River plastic emissions to the world’s oceans
Rivers are a major source of plastic waste in the oceans. We estimate that 1000 rivers, represented by the red dots, are accountable for nearly 80% of global annual riverine plastic emissions, which range between 0.8 – 2.7 million metric tons per year, with small urban rivers amongst the most polluting. The remaining 20% of plastic emissions are distributed over 30,000 rivers, represented by smaller blue dots.
Our findings displayed in this map have been published in the journal Science Advances. The point file that contains the locations of the rivers and their modeled plastic emissions can be downloaded from figshare. The results can assist others in prioritizing, developing, and implementing mitigation measures and strategies.
The Ocean Cleanup has developed Interceptor solutions, including the Interceptor™, to help combat river plastic entering the world’s oceans.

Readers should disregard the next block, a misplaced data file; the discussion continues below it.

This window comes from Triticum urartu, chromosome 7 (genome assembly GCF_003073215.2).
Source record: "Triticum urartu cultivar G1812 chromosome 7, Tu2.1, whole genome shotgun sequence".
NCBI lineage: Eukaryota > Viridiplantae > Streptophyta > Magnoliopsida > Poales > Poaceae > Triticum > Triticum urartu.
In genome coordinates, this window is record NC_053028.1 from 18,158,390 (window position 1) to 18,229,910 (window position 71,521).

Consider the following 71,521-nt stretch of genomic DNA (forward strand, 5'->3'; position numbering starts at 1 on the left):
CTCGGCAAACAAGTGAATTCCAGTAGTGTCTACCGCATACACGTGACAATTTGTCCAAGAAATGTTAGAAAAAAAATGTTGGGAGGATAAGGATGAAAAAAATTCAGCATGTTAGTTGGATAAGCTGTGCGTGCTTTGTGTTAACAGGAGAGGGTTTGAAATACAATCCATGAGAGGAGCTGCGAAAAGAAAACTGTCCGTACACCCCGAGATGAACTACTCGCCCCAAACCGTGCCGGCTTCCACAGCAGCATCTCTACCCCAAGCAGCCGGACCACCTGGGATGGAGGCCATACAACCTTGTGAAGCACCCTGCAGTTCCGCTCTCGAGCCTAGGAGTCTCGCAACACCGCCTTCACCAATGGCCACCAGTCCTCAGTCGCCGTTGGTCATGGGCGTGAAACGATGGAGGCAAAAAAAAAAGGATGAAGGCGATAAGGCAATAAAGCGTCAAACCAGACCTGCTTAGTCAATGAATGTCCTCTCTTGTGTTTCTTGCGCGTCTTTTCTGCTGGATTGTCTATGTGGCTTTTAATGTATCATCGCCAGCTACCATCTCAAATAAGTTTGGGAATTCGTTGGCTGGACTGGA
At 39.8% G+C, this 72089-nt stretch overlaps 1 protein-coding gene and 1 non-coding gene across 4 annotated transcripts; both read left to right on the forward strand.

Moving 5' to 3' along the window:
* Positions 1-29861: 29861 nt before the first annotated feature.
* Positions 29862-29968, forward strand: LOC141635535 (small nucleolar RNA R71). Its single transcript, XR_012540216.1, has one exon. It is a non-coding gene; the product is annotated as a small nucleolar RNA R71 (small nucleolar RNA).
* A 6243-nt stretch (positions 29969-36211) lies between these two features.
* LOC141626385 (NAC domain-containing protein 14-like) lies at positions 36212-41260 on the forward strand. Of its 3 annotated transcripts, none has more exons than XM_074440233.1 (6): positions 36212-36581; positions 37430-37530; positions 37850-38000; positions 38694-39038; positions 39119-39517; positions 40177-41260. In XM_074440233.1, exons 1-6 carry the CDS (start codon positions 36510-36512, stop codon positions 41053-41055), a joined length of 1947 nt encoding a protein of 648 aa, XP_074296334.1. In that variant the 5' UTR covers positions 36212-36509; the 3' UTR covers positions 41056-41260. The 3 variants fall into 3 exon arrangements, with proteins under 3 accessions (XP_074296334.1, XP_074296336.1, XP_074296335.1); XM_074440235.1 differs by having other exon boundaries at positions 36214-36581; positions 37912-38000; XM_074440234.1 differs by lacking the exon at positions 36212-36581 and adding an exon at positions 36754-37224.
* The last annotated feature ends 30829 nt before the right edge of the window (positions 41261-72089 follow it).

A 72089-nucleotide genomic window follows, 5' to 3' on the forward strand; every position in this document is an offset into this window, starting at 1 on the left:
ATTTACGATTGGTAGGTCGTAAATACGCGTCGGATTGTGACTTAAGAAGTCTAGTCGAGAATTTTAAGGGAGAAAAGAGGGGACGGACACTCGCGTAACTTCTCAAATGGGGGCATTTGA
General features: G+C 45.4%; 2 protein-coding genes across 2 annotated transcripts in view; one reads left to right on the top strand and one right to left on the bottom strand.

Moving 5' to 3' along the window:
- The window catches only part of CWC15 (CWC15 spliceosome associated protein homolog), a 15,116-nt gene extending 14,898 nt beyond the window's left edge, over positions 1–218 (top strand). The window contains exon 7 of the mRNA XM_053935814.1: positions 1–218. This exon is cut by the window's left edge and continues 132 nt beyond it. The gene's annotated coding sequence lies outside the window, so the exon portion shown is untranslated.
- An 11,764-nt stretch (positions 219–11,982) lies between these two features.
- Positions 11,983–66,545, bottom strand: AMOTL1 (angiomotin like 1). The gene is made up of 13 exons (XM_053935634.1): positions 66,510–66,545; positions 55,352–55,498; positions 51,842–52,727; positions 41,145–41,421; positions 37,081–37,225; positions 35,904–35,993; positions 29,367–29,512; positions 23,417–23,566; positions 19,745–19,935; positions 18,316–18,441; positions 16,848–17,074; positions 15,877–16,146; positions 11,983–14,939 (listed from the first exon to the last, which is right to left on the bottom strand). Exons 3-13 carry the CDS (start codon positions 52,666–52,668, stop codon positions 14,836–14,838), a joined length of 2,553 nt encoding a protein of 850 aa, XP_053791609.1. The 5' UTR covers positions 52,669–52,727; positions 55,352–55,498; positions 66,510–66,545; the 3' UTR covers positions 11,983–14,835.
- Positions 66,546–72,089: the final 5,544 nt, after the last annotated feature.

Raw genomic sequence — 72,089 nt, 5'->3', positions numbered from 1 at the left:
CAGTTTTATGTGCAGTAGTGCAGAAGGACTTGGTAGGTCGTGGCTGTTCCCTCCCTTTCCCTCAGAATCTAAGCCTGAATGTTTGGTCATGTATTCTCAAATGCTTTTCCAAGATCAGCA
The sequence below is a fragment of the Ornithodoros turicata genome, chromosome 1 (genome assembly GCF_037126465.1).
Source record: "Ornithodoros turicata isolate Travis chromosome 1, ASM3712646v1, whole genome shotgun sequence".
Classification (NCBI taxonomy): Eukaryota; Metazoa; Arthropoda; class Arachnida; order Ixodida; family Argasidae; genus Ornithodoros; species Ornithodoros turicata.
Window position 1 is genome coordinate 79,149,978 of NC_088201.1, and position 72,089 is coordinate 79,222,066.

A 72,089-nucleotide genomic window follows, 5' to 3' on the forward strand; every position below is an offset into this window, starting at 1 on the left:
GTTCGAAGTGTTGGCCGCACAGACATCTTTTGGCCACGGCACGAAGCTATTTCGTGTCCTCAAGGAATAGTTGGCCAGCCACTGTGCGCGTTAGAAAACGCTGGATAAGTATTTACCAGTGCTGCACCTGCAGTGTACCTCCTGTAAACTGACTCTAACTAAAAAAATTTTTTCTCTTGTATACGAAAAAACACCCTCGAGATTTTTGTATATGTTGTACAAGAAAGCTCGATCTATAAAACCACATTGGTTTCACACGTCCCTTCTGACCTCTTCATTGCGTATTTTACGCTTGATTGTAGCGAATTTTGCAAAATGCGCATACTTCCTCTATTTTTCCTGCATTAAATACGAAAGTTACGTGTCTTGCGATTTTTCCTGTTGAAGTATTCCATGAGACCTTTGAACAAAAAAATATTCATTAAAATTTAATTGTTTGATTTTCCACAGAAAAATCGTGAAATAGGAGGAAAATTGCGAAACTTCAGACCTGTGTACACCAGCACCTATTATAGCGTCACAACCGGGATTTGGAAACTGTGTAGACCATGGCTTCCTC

Working together with government leaders, private corporations, and the scientific community, we aim to tackle these 1000 most polluting rivers within five years from the commencement of scale-up.
Our new model approach includes geographically distributed data on plastic waste, land use, wind, precipitation, and rivers. The updated model then calculates the probability for plastic waste to reach a river and subsequently the ocean.
This probabilistic approach highlights regions that are likely to emit plastic into the ocean. Combined with mismanaged plastic waste, displayed in this map, our model predicts plastic emissions for each river. Detailed information on our modeling approach and data will follow in our scientific update.